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Joy Lucky Book Club, or How to Have Your Book and Eat it.

May 30, 2012

I bought my first cookbook when I was at primary school. Lucky Book Club, oh how I loved thee! Sure I went to the library, with its sprawling chestnut tree out front, but it was some kind of special different to order, anticipate and devour my very own brand new, previously unread book.

Marguerite Patten’s Second Piccolo Cookbook.  Now I didn’t own the first Piccolo cookbook and despite Marguerite’s constant and ever-so-slightly annoying references to recipes in the first book, this was a Pandora’s box experience for me.  Each chapter contained vital information for the enthusiastic preadolescent wannabe chef:  Equipment, taxonomy, abbreviations, metrics, safety, shopping, storing, nutrition, making a complete meal, baking with yeast, snacks, suppers and desserts all with delightful line pictures,  tips for success – and so much margarine?!  It didn’t cover how to pay for all the ingredients, but for me it was like preparing for grand theft auto down the highway to yumville.

Boy steals limelight circa 1970

I could have taught Ms. Patten a few things about gender equality though – just take a gander at that kid on the front cover, obviously the girl was quite in control of the pastry until Jamie (I’ll do the pastry and you do the jam) Oliver came and took over – how things have changed since then.

The first recipe in the book is for pancakes, and following the dictates of my as yet undiagnosed OCD, I planned to cook my way through the entire book, in order, starting with the pancakes.  I don’t think I ever made anything else from the book, and looking back through the pages, it’s 50/50 whether I would have succeeded or that the house would have remained standing.  Marguerite’s instructions can be a little skewed, heating the pan for croque monsieur while the sandwich is resting in the beaten eggs!  Opening a tin of salmon and removing the skin and bones, I’d probably still be there clutching at skin tissue and dissolved calcium.  There is a LOT of margarine and corned beef. These are simple recipes, Marguerite Patten was famous for stretching food during wartime rationing, economical, tasty and plain, tried and tested, the publisher of 170 cookbooks and 170 million worldwide sales – I’m not arguing the toss here, she is truly a living legend.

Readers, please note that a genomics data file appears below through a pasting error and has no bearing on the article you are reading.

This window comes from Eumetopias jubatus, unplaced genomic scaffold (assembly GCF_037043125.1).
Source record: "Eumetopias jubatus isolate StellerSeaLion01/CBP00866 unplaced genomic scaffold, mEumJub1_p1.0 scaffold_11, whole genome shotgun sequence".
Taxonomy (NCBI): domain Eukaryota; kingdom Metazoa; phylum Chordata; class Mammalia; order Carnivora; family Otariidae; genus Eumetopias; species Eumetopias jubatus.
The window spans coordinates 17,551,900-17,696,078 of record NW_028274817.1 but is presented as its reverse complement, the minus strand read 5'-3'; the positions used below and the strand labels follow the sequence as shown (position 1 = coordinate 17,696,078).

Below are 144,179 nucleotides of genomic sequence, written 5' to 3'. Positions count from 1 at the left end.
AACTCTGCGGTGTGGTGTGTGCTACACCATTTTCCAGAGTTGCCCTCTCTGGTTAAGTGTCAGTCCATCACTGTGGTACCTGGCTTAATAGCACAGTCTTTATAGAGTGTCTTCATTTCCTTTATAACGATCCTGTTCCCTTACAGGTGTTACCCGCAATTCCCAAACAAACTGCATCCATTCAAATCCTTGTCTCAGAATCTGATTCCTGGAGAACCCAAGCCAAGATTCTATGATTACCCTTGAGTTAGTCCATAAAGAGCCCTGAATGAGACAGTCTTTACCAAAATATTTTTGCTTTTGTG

One of the most appealing recipes to me now is a version of a Pear and Ginger Upsidedown cake – and as I received a  bottle of Hakanoa Ginger Syrup in me Ooooby box this week – I thought I would include a warming winter cake recipe – perfect for dessert me thinks.  It is based on two separate recipes from Christine Manfield’s wonderful book Spice.

Gingerbread and Spiced Pear Upsidedown Cake

Spiced Pears
6 x pears, peeled, cored and halved
Poaching liquid:
Sugar syrup 250ml water/250gm raw sugar simmered together for 5minutes
1 tbsp minced fresh ginger
1 cinnamon stick
1 tsp freshly ground allspice
150ml Stone’s Green Ginger Wine
250ml Made up of Hakanoa Ginger Syruip & Monteith’s apple cider (replaces Poire William eau-de-vie- or could use apple juice)
Heat all ingredients except pears in a wide heavy based saucepan and simmer 15minutes.
Arrange pears in liquid, cover with cartouche (baking paper circle) and simmer gently until cooked & softened – approximately 30 minutes.  Remove pears, quarter and set aside, reduce liquid over a medium heat to syrup – strain and set aside.

Note – Instead of spicing pears from scratch, you can used preserved or tinned pears

Gingerbread

 175g self-raising flour
½ tsp baking powder
2 tsp ground ginger
1 tsp ground cinnamon
¼ teaspoon salt
100g butter
60g golden syrup +10g molasses for colour
125g brown sugar
2 large eggs
125ml milk
2 tbsp crème fraiche or yoghurt or buttermilk